It bothers me that, in 2019, DC and Marvel universes are still mostly portrayed in an idealized hyper-reality where the average man on the street simply accepts superheroes as fact and, in fact, refers to them literally as “heroes” or “villains,” which is absurd. There’s no news anchor in the world who would start a broadcast piece with, “Arch-villain Saddam Hussein…” even though that description would be apt.

And now, over at Super Hero Hype:

…I felt, rather than resurrect or redefine characters like Van Helsing or struggle to find a way to make those characters fit, we’d hear new voices.


Stan is not a rat. Stan is a Maligenii– an ensnarer demon. He inhabits vermin and spies on Vampirella, among other things. His name is Eustankhios. You can’t kill him, he’ll be around. Victory is an Uber driver and Katie is maybe the most rabid of what will eventually become a legion of Vampirella fans. She’s a lost girl, lost in the terrible social services system who, in Vampirella, finds an unlikely role model.

But I really can’t tell you much about these people, or Benny The Witch, without coughing up plot details.

As much as I would love to see the classic supporting cast return, I’m okay with a new cast of characters as long as it’s good. Vampirella needs a good strong supporting cast that will stick around for a while. Give the character some stability for a while.

Interesting tidbit here about the rat, which is something I was very curious about after reading the Free Comic Book Day issue. I guess we’ll have to wait find out what his motivations are. I’m assuming he has some bad intentions if he’s spying on Vampirella.


One of the worst things done to Superman was to have all these OTHER survivors of Krypton show up. It erodes the uniqueness of the main character as the last survivor of a doomed race. I’m not nuts about there being other Vampiri running around. I’d rather play Vampirella more like Monty Python’s Life of Brian, where this guy is mistaken for the Messiah. Here, Vampirella is mistaken for being both a vampire (wrong) and evil (wrong). She is an expatriate. She’s stuck here, with us primitive knuckleheads who cast all our superstitious, religious, and prudish issues onto her.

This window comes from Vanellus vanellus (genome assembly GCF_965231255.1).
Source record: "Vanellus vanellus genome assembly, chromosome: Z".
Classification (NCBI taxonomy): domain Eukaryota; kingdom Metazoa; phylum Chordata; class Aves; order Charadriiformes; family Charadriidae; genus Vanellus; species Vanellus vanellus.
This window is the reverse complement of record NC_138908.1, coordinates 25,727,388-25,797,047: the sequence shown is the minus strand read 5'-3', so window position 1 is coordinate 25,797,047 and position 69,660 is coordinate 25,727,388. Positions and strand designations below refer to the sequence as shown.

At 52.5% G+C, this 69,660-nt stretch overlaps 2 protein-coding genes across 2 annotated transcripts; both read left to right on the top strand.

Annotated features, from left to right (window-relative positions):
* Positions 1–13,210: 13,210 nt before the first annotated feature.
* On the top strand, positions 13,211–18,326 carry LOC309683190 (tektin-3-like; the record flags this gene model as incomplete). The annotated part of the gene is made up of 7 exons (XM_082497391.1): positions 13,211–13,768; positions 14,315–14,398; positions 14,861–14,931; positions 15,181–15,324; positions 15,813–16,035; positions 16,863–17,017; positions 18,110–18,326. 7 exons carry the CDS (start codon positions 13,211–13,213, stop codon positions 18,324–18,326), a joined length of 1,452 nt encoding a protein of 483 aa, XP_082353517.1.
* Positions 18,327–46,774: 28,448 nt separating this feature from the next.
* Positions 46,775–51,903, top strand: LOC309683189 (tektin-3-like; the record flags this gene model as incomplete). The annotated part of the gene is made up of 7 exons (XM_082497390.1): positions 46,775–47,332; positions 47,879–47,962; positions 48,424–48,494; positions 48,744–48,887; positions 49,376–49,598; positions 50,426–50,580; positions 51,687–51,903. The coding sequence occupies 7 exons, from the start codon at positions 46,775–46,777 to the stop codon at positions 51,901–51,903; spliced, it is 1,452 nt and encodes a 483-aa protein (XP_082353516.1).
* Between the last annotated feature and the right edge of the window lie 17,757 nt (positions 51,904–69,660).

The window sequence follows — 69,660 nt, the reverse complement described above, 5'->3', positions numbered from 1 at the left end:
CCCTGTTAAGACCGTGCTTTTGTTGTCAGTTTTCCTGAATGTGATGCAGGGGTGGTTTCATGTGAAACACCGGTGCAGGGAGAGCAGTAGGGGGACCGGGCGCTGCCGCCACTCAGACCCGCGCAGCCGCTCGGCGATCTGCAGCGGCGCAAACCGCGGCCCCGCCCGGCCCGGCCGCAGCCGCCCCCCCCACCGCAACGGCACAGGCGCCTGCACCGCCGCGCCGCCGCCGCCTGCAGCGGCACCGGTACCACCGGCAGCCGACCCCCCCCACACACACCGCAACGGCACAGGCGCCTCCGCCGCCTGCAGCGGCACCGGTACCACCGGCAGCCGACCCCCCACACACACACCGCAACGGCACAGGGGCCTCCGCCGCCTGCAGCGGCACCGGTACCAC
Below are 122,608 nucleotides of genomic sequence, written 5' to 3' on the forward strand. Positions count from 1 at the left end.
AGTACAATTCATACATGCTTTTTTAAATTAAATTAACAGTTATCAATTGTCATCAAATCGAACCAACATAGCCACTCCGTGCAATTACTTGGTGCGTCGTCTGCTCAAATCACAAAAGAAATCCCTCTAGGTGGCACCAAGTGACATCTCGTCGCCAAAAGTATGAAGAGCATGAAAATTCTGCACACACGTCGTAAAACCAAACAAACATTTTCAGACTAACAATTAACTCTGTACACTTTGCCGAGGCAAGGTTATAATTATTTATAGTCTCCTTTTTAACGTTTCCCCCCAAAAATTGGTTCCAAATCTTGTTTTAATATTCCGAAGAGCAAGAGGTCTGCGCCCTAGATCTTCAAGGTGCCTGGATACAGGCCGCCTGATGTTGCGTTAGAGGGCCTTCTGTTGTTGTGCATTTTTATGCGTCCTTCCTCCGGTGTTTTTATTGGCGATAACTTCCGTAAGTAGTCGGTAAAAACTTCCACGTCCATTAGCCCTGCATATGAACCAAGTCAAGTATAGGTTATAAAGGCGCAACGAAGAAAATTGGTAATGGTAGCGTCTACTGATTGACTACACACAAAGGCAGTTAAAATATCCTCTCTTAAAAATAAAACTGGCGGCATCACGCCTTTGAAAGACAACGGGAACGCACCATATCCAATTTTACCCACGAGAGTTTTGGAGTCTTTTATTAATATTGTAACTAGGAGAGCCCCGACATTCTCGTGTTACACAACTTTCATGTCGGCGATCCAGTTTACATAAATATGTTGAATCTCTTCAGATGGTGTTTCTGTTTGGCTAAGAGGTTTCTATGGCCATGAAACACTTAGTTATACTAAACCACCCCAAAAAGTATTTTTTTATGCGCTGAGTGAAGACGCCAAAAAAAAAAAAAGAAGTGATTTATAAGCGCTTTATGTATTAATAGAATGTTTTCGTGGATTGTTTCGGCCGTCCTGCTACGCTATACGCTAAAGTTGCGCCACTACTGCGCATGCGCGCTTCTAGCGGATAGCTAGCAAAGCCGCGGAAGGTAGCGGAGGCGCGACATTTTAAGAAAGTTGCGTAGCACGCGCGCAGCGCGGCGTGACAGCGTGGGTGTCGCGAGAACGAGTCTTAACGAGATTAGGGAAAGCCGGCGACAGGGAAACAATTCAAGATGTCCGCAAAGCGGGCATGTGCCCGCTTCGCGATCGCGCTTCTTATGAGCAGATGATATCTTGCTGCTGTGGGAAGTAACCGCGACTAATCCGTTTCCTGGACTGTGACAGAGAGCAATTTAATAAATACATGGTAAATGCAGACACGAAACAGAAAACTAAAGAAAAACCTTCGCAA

I’ve mentioned already in another post that I’m extremely excited that these scifi elements will be reintroduced to the comic. But I have to take issue with what he said about Superman. I’m a huge Superman fan and I love the Kryptonian characters. Supergirl is a wonderful character in her own right and gives Superman someone he can relate to and also mentor. Zod is an excellent villain. I agree it shouldn’t be over-done but I don’t think Superman should literally be the only Kryptonian. I digress…

I highly recommend you check out the full interviews using the links below. Also be sure to check out the preview pages I’ve posted at the bottom of the post as well!

Newsarama Interview

Superhero Hype Interview



  1. There’s also a subtle nod to the costume being useful for shape-shifting. She had to strip her human clothes before sprouting the wings. That adds a bit of credibility to the costume beyond fashion/comfort.

Leave a Reply

Your email address will not be published.


This site uses Akismet to reduce spam. Learn how your comment data is processed.